Introduction to the verb caserner
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The English translation of the French verb caserner is “to quarter/to billet”. It is pronounced as “kah-sehr-neh”.
The language origin of caserner comes from the word “casern” which means “barracks” in French. The verb caserner is most often used in everyday French in the Passé Composé (Present Perfect) tense, which is used to talk about an action that has been completed in the past.
Three simple examples of caserner in the Passé Composé tense are:
- J’ai caserné les soldats dans la ville voisine. (I quartered the soldiers in the nearby town.)
- Elle a caserné son frère chez elle pendant les vacances. (She billeted her brother at her house during the holidays.)
- Nous avons caserné nos troupes dans ce village pour se préparer à la bataille. (We quartered our troops in this village to prepare for the battle.)
Table of the Passé Composé (Present Perfect) Tense Conjugation of caserner
|J’ai caserné mes troupes.
|I quartered my troops.
|Tu as caserné tes soldats.
|You quartered your soldiers.
|Il a caserné ses recrues.
|He quartered his recruits.
|Elle a caserné ses chevaux.
|She quartered her horses.
|On a caserné les soldats.
|We quartered the soldiers.
|Nous avons caserné nos armées.
|We quartered our armies.
|Vous avez caserné vos troupes.
|You quartered your troops.
|Ils ont caserné leurs soldats.
|They quartered their soldiers.
|Elles ont caserné leurs chevaux.
|They quartered their horses.
Other Conjugations for Caserner.
Le Present (Present Tense) Conjugation of the French Verb caserner
Imparfait (Imperfect) Tense Conjugation of the French Verb caserner
Passé Simple (Simple Past) Tense Conjugation of the French Verb caserner
Passé Composé (Present Perfect) Tense Conjugation of the French Verb caserner (this article)
Futur Simple (Simple Future) Tense Conjugation of the French Verb caserner
Futur Proche (Near Future) Tense Conjugation of the French Verb caserner
Plus-que-parfait (Pluperfect) Tense Conjugation of the French Verb caserner
Passé Antérieur (Past Anterior) Tense Conjugation of the French Verb caserner
Futur Antérieur (Future Anterior) Tense Conjugation of the French Verb caserner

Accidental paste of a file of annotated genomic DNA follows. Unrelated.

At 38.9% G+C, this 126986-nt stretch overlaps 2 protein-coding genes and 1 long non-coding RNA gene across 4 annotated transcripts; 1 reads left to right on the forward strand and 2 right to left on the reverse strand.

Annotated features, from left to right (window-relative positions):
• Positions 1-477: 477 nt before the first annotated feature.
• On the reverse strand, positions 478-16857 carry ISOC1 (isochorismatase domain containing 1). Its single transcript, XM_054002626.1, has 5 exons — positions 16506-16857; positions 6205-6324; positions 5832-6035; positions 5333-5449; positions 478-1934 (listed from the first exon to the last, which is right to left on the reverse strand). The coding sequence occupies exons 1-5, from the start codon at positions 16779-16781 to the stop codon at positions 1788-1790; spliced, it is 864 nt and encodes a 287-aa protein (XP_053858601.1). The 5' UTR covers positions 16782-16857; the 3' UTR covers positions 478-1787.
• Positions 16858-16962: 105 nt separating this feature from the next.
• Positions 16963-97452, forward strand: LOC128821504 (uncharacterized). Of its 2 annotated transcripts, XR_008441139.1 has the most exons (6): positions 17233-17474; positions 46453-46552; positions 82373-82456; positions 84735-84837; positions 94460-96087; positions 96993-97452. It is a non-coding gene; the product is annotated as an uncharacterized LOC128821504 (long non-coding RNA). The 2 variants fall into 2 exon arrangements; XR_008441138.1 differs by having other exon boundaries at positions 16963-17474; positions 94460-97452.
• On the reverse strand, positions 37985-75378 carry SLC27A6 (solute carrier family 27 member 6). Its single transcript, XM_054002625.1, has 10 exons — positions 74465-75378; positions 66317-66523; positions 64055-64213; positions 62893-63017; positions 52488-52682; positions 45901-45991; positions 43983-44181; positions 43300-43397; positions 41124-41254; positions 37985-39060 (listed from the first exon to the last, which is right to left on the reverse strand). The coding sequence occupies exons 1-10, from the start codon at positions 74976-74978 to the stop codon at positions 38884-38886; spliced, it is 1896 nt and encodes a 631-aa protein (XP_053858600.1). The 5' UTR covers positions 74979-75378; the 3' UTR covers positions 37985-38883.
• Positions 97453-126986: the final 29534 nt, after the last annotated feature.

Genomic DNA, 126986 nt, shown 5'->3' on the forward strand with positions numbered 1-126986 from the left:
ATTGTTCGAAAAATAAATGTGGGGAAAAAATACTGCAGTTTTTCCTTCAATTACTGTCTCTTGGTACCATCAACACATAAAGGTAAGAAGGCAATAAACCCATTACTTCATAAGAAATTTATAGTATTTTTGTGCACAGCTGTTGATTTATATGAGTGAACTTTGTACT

Subjonctif Présent (Subjunctive Present) Tense Conjugation of the French Verb caserner
Subjonctif Passé (Subjunctive Past) Tense Conjugation of the French Verb caserner
Subjonctif Imparfait (Subjunctive Imperfect) Tense Conjugation of the French Verb caserner
Subjonctif Plus-que-parfait (Subjunctive Pluperfect) Tense Conjugation of the French Verb caserner
Conditionnel Présent (Conditional Present) Tense Conjugation of the French Verb caserner
Conditionnel Passé (Conditional Past) Tense Conjugation of the French Verb caserner
L’impératif Présent (Imperative Present) Tense Conjugation of the French Verb caserner
L’infinitif Présent (Infinitive Present) Tense Conjugation of the French Verb caserner
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Caserner – About the French Passé Composé (Present Perfect) Tense
The French Passé Composé is a compound tense used to express actions or events that have been completed in the past. It is one of the most common past tenses in the French language and is typically used in everyday conversation to describe actions that occurred at a specific point in the past. The Passé Composé is constructed using an auxiliary verb (either “être” or “avoir”) and a past participle.
Formation of the Passé Composé
Set the auxiliary verb with either
“être” – used with a select group of verbs (mostly intransitive verbs of motion, reflexive verbs, and some others) or
“avoir” – used with most other verbs.
Conjugate the auxiliary verb
If using “être,” you must conjugate it in the present tense according to the subject of the sentence.
Je suis, Tu es, Il est, Nous sommes, Vous êtes, Ils sont
If using “avoir,” conjugate it according to the subject as well:
J’ai, Tu as, Elle a, Nous avons, Vous avez, Ils ont.
Add the past participle
For regular -er verbs, remove the -er ending and add -é (e.g., “parler” becomes “parlé”).
For regular -ir verbs, remove the -ir ending and add -i (e.g., “finir” becomes “fini”).
For regular -re verbs, remove the -re ending and add -u (e.g., “vendre” becomes “vendu”).
For irregular verbs, you’ll need to learn the past participles individually, as they don’t follow a regular pattern.
Common everyday usage patterns
Narrating Past Events
The Passé Composé is used to talk about specific actions or events that took place in the past. For example: “Hier, j’ai mangé une pizza” (Yesterday, I ate a pizza).
When describing a series of actions in the past, the Passé Composé is used. For example: “D’abord, je me suis réveillé, puis je suis allé travailler” (First, I woke up, then I went to work).
Describing Completed Actions
It’s used to emphasize that an action has been completed, often with a specific time reference. For example: “Elle a terminé son travail à 18 heures” (She finished her work at 6 p.m.).
Interactions with other tenses
The Passé Composé is often used in conjunction with the imperfect tense when telling a story or describing past events. The Passé Composé is used for specific actions that occurred, while the imperfect is used for background information or ongoing actions.
For example: “Il pleuvait quand j’ai sorti mon parapluie” (It was raining when I took out my umbrella).
Conditional and Future Tenses
The Passé Composé is used as a reference point in complex sentences to establish the sequence of events in relation to future or conditional actions.
For example: “Quand il est arrivé, je lui ai donné ton message” (When he arrived, I gave him your message).
The French Passé Composé is an essential tense for talking about completed actions in the past in everyday conversation. It’s important to master the choice of auxiliary verb and the past participle conjugation for various verbs to use it effectively.
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